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Can ‘healthcare safety crimes’ improve the safety of patients and professionals?

Dr. Oliver Quick, presenting

Participants of the 8th European Conference on Health Law hosted by the University of Ghent, Belgium.

Press release issued: 25 May 2022

Earlier this month, Dr. Oliver Quick provided a fresh perspective on the role of 'healthcare safety crimes' in improving the safety of patient care in a paper he presented at the 8th European Conference on Health Law hosted by the University of Ghent, Belgium.

The theme of the 2022 conference was “Quality of healthcare. Can the law help to guarantee safe and reliable care for the patient?” Dr. Oliver Quick’s paper, in the medical liability and complaints procedures session, explored the scope, appropriateness, and impact of ‘healthcare safety crimes’ for improving safety and wellbeing for both patients and professionals.

Little is known about how these regulatory criminal offences, enforced by the Care Quality Commission, operate in practice, and this paper sought to evaluate the design and enforcement of these offences. In particular, it explored their potential for ensuring organisations change policies and practices around levels of staffing, training and infection control to minimise the risk of patient harm.

“This was a stimulating conference with speakers from a wide range of European countries. It was great to present and debate my current research and also learn about exciting ongoing projects across Europe which will enrich my teaching on our LLM in Health, Law and Society and LLB Medical Law unit for next year.”

The conference, hosted by the University of Ghent, is organised by the European Association of Health Law which aims to strengthen the health and human rights interface throughout Europe, and to serve as an indispensable source of advice and guidance for the future of health law and policies in Europe. The next European Association of Health Law Conference will be held in Spring 2024.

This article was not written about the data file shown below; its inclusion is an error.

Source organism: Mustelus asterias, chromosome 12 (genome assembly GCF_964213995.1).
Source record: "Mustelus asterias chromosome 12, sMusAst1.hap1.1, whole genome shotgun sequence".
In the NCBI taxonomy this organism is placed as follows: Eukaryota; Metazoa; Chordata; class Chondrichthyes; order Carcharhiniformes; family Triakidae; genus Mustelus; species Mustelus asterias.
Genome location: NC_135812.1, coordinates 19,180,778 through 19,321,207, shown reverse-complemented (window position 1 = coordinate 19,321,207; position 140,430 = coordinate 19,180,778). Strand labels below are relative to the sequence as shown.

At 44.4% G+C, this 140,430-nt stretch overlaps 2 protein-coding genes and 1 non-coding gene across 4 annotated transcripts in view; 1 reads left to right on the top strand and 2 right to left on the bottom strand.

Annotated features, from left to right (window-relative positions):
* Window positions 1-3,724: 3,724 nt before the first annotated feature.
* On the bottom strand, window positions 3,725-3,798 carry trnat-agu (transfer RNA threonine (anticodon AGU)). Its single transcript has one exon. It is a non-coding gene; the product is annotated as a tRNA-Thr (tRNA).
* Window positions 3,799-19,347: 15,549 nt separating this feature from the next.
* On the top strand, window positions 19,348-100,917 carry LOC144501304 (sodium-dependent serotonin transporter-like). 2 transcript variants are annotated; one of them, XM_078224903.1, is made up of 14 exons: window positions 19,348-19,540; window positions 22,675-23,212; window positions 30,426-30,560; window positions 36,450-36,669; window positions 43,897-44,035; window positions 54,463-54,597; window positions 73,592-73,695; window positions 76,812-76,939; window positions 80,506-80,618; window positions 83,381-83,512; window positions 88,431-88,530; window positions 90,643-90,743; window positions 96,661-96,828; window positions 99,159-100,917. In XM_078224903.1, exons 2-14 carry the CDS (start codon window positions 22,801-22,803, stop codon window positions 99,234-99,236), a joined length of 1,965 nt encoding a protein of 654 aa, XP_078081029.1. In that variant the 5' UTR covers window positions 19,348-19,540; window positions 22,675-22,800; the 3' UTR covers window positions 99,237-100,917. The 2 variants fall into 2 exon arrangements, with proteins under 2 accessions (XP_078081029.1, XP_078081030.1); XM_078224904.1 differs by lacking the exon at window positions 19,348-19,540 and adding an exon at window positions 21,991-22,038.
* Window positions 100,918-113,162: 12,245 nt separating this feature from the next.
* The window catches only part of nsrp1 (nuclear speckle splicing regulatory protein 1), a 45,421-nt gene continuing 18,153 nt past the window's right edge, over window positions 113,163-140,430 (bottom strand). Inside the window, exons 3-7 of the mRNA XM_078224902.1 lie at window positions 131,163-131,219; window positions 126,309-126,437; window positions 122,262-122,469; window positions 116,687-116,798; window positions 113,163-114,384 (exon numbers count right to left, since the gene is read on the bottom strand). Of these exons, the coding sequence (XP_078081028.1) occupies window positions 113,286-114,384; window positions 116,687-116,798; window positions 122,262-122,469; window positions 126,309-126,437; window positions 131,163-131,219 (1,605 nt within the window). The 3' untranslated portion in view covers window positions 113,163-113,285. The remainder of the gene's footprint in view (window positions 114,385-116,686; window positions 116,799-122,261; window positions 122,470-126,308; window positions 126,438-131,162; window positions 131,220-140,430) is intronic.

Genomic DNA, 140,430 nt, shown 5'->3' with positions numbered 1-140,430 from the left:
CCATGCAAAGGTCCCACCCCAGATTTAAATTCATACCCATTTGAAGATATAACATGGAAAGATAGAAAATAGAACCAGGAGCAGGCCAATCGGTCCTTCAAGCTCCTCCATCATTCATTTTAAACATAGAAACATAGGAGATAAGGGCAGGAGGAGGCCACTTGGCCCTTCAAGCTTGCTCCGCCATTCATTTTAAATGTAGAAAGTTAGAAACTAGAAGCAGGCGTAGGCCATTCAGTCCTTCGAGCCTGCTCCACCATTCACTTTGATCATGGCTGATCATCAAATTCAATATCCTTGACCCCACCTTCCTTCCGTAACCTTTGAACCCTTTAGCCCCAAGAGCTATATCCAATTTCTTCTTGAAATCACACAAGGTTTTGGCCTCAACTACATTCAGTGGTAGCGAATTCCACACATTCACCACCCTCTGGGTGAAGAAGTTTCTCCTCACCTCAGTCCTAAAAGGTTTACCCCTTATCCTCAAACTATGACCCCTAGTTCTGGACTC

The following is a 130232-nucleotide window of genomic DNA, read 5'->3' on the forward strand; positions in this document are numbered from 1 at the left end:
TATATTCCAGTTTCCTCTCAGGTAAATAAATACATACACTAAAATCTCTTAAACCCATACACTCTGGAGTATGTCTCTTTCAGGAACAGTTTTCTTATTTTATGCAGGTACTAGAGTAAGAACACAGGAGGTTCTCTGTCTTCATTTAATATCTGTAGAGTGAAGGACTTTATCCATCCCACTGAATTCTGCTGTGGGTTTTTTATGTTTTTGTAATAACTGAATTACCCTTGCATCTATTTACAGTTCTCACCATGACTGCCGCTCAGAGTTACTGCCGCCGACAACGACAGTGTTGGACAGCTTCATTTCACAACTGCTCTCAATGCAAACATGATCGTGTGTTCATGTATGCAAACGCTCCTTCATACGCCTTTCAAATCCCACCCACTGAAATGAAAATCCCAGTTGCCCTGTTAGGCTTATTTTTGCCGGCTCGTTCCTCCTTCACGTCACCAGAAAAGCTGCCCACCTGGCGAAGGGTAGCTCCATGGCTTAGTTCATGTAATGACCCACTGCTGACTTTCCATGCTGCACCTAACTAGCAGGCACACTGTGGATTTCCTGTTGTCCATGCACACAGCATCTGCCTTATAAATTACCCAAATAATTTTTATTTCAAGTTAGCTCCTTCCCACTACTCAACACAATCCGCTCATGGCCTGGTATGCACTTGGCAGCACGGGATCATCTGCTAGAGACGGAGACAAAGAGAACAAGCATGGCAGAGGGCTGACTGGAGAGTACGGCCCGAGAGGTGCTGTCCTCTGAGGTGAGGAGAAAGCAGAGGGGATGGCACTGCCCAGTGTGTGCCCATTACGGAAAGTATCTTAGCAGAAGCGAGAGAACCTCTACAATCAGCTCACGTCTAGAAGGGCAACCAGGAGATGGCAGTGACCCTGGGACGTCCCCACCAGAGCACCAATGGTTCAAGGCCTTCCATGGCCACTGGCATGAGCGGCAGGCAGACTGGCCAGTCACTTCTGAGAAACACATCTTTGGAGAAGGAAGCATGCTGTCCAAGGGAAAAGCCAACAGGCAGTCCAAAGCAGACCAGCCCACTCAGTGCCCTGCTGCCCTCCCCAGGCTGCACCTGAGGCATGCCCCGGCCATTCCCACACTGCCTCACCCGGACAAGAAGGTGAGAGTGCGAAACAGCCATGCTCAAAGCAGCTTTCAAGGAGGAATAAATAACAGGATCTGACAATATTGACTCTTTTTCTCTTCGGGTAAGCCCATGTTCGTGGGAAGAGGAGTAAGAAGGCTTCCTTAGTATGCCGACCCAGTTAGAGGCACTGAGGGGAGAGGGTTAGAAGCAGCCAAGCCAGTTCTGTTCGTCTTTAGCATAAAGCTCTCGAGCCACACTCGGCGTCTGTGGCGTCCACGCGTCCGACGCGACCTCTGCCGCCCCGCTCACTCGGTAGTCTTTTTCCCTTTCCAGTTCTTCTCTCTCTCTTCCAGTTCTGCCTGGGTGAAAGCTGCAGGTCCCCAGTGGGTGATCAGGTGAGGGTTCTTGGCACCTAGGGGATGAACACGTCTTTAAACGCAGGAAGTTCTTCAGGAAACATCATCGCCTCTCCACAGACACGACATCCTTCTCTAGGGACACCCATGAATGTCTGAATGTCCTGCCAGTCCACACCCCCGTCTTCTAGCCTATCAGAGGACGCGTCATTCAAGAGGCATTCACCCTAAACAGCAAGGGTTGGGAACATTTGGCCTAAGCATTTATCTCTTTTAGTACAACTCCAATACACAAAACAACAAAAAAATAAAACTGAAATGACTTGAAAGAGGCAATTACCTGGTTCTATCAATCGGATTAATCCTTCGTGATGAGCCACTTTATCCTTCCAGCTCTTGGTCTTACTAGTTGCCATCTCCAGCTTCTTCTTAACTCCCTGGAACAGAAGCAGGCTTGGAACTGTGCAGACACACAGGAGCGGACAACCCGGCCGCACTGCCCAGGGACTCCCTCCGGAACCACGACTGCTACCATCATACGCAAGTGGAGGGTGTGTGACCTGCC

Further information

Dr. Oliver Quick is the Co-Director of the Centre for Health, Law, and Society. Other publications from Dr. Quick include:

  1. Regulating Patient Safety: The End of Professional Dominance?
  2. Duties of Candour in Healthcare: the Truth, the Whole Truth and Nothing but the Truth?
  3. Managing Medical Manslaughter Cases: Improving Efficiency and Transparency?
  4. Medical Manslaughter – Where Next?
  5. Expert Evidence and Medical Manslaughter: Vagueness in Action
  6. Prosecuting ‘Gross’ Medical Negligence: Manslaughter, Discretion and the Crown Prosecution Service
  7. Medical Manslaughter: the Roles of Context and Character

Dr. Quick’s original and extensive body of research on medical manslaughter has significantly impacted the policies and processes for managing the offence of manslaughter by gross negligence in healthcare.  Read the impact case study.


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